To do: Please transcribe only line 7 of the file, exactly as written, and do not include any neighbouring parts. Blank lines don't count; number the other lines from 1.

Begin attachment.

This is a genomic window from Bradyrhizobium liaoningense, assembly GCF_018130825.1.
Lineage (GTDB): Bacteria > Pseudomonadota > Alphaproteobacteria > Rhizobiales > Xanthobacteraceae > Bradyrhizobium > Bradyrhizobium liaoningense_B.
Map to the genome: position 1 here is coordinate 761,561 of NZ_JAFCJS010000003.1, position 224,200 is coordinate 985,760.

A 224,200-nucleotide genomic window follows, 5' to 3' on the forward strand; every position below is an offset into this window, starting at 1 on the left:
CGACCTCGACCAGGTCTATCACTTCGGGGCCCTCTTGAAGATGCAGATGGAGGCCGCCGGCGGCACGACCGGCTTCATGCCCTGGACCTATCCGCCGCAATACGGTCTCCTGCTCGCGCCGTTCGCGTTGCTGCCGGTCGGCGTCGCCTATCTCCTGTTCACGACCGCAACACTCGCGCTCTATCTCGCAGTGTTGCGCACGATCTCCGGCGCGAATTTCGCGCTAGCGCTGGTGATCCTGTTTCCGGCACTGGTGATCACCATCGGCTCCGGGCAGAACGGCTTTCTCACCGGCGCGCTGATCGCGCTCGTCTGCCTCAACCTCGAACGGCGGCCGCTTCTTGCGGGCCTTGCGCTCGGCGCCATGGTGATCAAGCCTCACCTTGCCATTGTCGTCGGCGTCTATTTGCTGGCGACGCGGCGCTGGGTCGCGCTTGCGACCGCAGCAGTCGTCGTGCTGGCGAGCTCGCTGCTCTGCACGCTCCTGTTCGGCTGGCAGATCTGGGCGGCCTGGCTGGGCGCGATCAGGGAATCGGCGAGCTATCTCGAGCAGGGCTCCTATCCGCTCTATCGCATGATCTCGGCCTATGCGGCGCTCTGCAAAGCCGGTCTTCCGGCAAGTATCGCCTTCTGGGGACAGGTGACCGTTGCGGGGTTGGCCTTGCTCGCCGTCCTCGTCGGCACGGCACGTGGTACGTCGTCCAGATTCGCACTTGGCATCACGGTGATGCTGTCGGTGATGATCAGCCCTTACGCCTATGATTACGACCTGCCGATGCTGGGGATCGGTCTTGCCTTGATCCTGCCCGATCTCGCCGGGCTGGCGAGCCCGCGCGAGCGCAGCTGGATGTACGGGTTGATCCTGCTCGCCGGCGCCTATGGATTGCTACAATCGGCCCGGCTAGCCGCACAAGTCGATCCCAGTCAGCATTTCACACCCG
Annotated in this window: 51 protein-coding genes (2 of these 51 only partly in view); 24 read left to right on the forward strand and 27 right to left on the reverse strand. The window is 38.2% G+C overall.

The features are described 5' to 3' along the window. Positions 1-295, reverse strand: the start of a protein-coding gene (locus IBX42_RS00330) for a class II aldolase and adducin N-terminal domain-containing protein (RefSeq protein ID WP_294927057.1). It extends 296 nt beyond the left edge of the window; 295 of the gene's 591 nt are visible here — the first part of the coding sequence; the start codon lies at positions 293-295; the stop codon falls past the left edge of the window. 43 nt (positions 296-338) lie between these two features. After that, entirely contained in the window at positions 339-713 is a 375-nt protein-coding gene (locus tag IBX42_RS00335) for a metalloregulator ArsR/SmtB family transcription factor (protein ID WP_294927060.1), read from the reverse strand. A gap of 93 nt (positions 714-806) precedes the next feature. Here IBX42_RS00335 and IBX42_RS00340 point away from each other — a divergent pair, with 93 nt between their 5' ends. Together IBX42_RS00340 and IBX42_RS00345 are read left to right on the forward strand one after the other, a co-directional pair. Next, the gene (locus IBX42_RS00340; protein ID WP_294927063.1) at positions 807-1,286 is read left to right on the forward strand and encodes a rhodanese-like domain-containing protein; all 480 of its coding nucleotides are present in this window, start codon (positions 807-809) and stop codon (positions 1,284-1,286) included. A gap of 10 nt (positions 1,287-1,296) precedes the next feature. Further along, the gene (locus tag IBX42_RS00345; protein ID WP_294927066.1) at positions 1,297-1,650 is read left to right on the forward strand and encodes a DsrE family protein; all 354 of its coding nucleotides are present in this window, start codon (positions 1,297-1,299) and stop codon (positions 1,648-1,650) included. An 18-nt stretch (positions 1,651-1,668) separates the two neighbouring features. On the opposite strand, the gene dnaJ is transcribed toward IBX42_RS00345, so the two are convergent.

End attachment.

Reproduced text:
The features are described 5' to 3' along the window. Positions 1-295, reverse strand: the start of a protein-coding gene (locus IBX42_RS00330) for a class II aldolase and adducin N-terminal domain-containing protein (RefSeq protein ID WP_294927057.1). It extends 296 nt beyond the left edge of the window; 295 of the gene's 591 nt are visible here — the first part of the coding sequence; the start codon lies at positions 293-295; the stop codon falls past the left edge of the window. 43 nt (positions 296-338) lie between these two features. After that, entirely contained in the window at positions 339-713 is a 375-nt protein-coding gene (locus tag IBX42_RS00335) for a metalloregulator ArsR/SmtB family transcription factor (protein ID WP_294927060.1), read from the reverse strand. A gap of 93 nt (positions 714-806) precedes the next feature. Here IBX42_RS00335 and IBX42_RS00340 point away from each other — a divergent pair, with 93 nt between their 5' ends. Together IBX42_RS00340 and IBX42_RS00345 are read left to right on the forward strand one after the other, a co-directional pair. Next, the gene (locus IBX42_RS00340; protein ID WP_294927063.1) at positions 807-1,286 is read left to right on the forward strand and encodes a rhodanese-like domain-containing protein; all 480 of its coding nucleotides are present in this window, start codon (positions 807-809) and stop codon (positions 1,284-1,286) included. A gap of 10 nt (positions 1,287-1,296) precedes the next feature. Further along, the gene (locus tag IBX42_RS00345; protein ID WP_294927066.1) at positions 1,297-1,650 is read left to right on the forward strand and encodes a DsrE family protein; all 354 of its coding nucleotides are present in this window, start codon (positions 1,297-1,299) and stop codon (positions 1,648-1,650) included. An 18-nt stretch (positions 1,651-1,668) separates the two neighbouring features. On the opposite strand, the gene dnaJ is transcribed toward IBX42_RS00345, so the two are convergent.